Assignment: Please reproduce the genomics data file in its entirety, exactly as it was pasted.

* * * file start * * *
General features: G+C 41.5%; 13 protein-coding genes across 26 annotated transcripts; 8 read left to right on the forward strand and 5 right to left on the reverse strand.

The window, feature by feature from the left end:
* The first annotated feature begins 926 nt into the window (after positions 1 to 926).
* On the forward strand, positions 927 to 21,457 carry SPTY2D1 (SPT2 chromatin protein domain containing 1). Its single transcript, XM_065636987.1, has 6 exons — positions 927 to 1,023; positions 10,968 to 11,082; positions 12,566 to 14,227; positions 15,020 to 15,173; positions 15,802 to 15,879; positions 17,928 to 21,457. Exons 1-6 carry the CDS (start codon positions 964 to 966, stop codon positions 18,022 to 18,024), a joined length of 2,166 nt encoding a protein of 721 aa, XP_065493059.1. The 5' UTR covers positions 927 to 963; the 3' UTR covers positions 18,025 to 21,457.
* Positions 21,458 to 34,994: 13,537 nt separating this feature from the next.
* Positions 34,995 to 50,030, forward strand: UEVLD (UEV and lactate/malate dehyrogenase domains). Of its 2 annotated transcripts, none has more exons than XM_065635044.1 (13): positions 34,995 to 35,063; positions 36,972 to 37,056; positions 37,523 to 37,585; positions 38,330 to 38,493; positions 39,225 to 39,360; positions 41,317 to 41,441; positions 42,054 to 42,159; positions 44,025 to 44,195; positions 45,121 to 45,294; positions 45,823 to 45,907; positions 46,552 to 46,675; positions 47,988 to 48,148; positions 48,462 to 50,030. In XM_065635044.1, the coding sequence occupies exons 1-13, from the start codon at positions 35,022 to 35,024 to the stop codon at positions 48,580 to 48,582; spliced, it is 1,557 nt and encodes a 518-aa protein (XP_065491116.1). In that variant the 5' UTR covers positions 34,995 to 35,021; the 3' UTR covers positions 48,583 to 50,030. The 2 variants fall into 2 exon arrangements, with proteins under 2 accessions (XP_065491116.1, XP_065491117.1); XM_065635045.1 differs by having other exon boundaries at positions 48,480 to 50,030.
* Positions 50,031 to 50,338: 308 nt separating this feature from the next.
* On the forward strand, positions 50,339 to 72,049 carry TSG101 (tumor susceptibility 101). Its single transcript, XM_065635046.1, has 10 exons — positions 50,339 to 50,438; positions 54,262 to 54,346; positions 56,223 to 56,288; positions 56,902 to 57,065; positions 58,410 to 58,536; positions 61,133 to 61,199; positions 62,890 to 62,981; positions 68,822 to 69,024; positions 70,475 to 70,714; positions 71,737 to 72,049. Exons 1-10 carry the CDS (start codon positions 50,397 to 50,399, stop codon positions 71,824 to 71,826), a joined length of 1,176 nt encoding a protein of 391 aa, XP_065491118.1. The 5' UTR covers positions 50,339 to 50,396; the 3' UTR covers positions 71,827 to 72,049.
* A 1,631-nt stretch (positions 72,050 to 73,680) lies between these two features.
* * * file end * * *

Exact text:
General features: G+C 41.5%; 13 protein-coding genes across 26 annotated transcripts; 8 read left to right on the forward strand and 5 right to left on the reverse strand.

The window, feature by feature from the left end:
* The first annotated feature begins 926 nt into the window (after positions 1 to 926).
* On the forward strand, positions 927 to 21,457 carry SPTY2D1 (SPT2 chromatin protein domain containing 1). Its single transcript, XM_065636987.1, has 6 exons — positions 927 to 1,023; positions 10,968 to 11,082; positions 12,566 to 14,227; positions 15,020 to 15,173; positions 15,802 to 15,879; positions 17,928 to 21,457. Exons 1-6 carry the CDS (start codon positions 964 to 966, stop codon positions 18,022 to 18,024), a joined length of 2,166 nt encoding a protein of 721 aa, XP_065493059.1. The 5' UTR covers positions 927 to 963; the 3' UTR covers positions 18,025 to 21,457.
* Positions 21,458 to 34,994: 13,537 nt separating this feature from the next.
* Positions 34,995 to 50,030, forward strand: UEVLD (UEV and lactate/malate dehyrogenase domains). Of its 2 annotated transcripts, none has more exons than XM_065635044.1 (13): positions 34,995 to 35,063; positions 36,972 to 37,056; positions 37,523 to 37,585; positions 38,330 to 38,493; positions 39,225 to 39,360; positions 41,317 to 41,441; positions 42,054 to 42,159; positions 44,025 to 44,195; positions 45,121 to 45,294; positions 45,823 to 45,907; positions 46,552 to 46,675; positions 47,988 to 48,148; positions 48,462 to 50,030. In XM_065635044.1, the coding sequence occupies exons 1-13, from the start codon at positions 35,022 to 35,024 to the stop codon at positions 48,580 to 48,582; spliced, it is 1,557 nt and encodes a 518-aa protein (XP_065491116.1). In that variant the 5' UTR covers positions 34,995 to 35,021; the 3' UTR covers positions 48,583 to 50,030. The 2 variants fall into 2 exon arrangements, with proteins under 2 accessions (XP_065491116.1, XP_065491117.1); XM_065635045.1 differs by having other exon boundaries at positions 48,480 to 50,030.
* Positions 50,031 to 50,338: 308 nt separating this feature from the next.
* On the forward strand, positions 50,339 to 72,049 carry TSG101 (tumor susceptibility 101). Its single transcript, XM_065635046.1, has 10 exons — positions 50,339 to 50,438; positions 54,262 to 54,346; positions 56,223 to 56,288; positions 56,902 to 57,065; positions 58,410 to 58,536; positions 61,133 to 61,199; positions 62,890 to 62,981; positions 68,822 to 69,024; positions 70,475 to 70,714; positions 71,737 to 72,049. Exons 1-10 carry the CDS (start codon positions 50,397 to 50,399, stop codon positions 71,824 to 71,826), a joined length of 1,176 nt encoding a protein of 391 aa, XP_065491118.1. The 5' UTR covers positions 50,339 to 50,396; the 3' UTR covers positions 71,827 to 72,049.
* A 1,631-nt stretch (positions 72,050 to 73,680) lies between these two features.